Erik has spent too much time living in the moment of the Great Interregnum, and has not lifted his head and remembered that it is possible to disrupt power. I lived through the 1990s as I believe Erik did, so he should recall that the wheel of history may grind slowly, but it does turn in the long run. Eternal corporate zaibatsus are not inevitable. He and other leftist bloggers make dark jokes about tumbrels dragging the 1% of the New Gilded Age to the guillotine, and for good reason because the French Revolution is another salient example of how elite overreach will always fail.

Erik's piece could have been written by some reactionary old racist in the 1850s playing up fears of the Yellow Peril. The White Australia policy was largely driven by unions reacting against Asian immigration, just as the Tea Party is reacting against Latino immigration in the present day. Substituting machines for non-white humans does not improve the underlying argument. The union reactionaries were wrong then, and the anti-robot nativists are wrong now. The correct conclusion is that Asians, Latinos and androids all add to the sum total of wealth in a society, and fighting against their advent is the wrong war to wage. Better to focus on the distribution of wealth than prevent the accumulation of it.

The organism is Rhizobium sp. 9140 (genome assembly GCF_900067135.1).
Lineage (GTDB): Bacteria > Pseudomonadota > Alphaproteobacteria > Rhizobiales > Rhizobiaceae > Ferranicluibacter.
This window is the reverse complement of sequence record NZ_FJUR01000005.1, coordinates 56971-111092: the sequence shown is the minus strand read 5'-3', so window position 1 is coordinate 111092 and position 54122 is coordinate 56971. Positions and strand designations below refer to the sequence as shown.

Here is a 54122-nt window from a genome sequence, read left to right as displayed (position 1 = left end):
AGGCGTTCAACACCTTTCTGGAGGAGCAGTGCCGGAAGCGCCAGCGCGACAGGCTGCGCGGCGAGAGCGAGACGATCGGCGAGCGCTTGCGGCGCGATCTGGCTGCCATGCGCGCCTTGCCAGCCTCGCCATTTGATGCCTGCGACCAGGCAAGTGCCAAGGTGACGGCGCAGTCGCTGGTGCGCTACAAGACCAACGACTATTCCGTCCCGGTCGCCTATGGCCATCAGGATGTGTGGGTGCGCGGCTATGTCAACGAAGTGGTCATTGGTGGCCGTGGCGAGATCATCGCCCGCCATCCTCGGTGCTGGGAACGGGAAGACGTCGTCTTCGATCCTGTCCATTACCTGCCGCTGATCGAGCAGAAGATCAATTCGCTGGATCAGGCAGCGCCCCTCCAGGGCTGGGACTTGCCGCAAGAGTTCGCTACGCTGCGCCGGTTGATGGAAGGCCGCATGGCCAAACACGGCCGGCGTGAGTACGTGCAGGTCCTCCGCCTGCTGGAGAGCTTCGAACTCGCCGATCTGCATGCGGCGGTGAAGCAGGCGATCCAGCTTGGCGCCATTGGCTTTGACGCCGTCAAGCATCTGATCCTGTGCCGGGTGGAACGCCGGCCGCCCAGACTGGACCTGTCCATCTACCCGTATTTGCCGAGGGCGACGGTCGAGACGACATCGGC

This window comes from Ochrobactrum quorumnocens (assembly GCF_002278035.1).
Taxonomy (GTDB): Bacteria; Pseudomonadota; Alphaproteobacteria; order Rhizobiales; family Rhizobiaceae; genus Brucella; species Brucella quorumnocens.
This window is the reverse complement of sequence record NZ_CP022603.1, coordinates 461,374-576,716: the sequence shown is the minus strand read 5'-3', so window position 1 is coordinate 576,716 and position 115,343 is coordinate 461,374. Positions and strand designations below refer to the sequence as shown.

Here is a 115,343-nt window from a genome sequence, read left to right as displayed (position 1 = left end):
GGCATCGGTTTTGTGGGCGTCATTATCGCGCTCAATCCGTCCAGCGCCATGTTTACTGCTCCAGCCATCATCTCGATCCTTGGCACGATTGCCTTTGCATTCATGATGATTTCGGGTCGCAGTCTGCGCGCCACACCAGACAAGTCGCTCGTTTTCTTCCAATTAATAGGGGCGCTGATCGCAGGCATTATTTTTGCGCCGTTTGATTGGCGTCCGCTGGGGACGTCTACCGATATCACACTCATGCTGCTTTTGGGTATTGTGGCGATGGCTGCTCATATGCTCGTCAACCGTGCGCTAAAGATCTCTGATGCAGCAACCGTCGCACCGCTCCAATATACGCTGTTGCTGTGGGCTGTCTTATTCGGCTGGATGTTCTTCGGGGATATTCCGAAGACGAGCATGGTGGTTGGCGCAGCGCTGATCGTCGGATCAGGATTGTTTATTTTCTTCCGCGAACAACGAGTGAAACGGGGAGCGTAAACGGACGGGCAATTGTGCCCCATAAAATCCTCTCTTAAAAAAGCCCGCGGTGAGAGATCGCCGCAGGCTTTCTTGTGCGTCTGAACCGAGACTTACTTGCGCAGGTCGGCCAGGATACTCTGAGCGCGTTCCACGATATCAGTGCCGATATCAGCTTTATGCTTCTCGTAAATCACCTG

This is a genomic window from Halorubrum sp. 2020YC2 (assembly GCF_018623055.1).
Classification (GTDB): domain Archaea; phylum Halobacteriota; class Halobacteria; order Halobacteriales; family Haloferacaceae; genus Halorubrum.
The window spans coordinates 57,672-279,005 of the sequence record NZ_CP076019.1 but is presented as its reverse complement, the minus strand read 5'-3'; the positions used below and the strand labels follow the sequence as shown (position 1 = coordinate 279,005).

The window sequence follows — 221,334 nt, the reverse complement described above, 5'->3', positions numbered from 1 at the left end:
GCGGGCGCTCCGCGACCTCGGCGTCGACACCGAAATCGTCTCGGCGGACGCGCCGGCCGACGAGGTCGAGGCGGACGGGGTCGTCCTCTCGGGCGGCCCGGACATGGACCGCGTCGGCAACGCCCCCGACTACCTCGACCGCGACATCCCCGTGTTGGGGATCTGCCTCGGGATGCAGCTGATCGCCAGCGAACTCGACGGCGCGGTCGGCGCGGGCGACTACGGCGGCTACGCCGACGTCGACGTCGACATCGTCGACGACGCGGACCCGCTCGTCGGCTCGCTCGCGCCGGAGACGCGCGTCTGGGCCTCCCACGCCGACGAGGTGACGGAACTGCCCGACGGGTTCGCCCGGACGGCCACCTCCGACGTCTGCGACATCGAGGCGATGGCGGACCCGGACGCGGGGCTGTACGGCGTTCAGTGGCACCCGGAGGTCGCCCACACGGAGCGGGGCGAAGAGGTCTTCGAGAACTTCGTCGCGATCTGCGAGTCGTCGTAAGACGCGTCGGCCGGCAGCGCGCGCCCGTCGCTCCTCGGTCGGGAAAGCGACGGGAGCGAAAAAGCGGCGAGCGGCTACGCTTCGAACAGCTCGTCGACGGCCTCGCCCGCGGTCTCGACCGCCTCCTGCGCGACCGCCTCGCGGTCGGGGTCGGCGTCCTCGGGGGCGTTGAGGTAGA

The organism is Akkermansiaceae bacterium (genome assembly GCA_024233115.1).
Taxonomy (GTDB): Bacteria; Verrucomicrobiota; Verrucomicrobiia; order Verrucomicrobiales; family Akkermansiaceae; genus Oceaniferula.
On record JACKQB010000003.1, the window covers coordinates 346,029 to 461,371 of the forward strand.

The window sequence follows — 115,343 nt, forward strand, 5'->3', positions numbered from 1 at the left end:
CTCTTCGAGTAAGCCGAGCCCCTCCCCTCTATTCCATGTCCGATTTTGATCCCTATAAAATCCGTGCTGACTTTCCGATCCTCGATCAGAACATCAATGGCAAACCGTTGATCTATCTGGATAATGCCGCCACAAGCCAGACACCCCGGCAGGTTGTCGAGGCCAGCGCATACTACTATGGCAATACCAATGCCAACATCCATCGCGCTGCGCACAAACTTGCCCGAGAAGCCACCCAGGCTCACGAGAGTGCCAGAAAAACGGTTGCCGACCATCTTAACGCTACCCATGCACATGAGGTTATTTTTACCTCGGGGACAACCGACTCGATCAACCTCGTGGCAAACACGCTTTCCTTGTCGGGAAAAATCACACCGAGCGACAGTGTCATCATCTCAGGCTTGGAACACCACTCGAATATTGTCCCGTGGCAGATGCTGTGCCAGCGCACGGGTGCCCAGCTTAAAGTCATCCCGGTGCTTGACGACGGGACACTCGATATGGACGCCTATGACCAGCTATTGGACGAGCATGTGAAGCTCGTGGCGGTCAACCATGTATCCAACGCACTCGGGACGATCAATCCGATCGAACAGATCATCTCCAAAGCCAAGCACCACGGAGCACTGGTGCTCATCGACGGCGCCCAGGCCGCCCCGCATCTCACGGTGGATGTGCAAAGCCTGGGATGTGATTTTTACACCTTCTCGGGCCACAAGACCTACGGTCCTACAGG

He's right, though, that the future doesn't hold much in the way of power among workers. When there are no workers left to unionise, what use are unions? The left has to move on past the old bearded German, not to abandon the principles of protecting the middle class from the depredations of capitalism but to seek other ways of accomplishing the same outcome in less combative fashion.

Thus we come to perhaps the most tantalising prospect: the left as technocrats. In this scenario, the government does not stick rigidly to a single ideology, but acts like a market research firm. If leftist ideology doesn't work under the microscope of A/B testing to maximise whatever outcome the public wants (and/or is good for it according to a more amorphous definition of leftism), try another one until something does work. The Piping Shrike has long thought that Labor's technocrat moment has passed since a brief era from 2007 to 2009 under Kevin Rudd, but I'm not sure that is quite true. His position on this required him to pooh-pooh the Gillard government's achievements almost in entirety, which seems to me to be rather uncharitable, and constantly praise Rudd for his anti-politics posturing (which produced short term electoral results) when it became clear that his technocracy skills were severely lacking. Rudd disrupted Labor's old way, but he didn't have a Third Way worthy of the name to replace it.

My vision of the solution takes some elements from all of these approaches. This post is already too long, though, and it will have to wait for my next post, which will be this blog's 100th.

UPDATE: Apologies to Erik, who reacted on Twitter my above comments rather strongly. I did not mean to imply that he was racist in any way. I will not amend the text, but I will explain here that I was using rhetoric to try to make a point. Evidently I made the point badly, and I should have been more sensitive to the implications of using such an argument. Sorry, mate.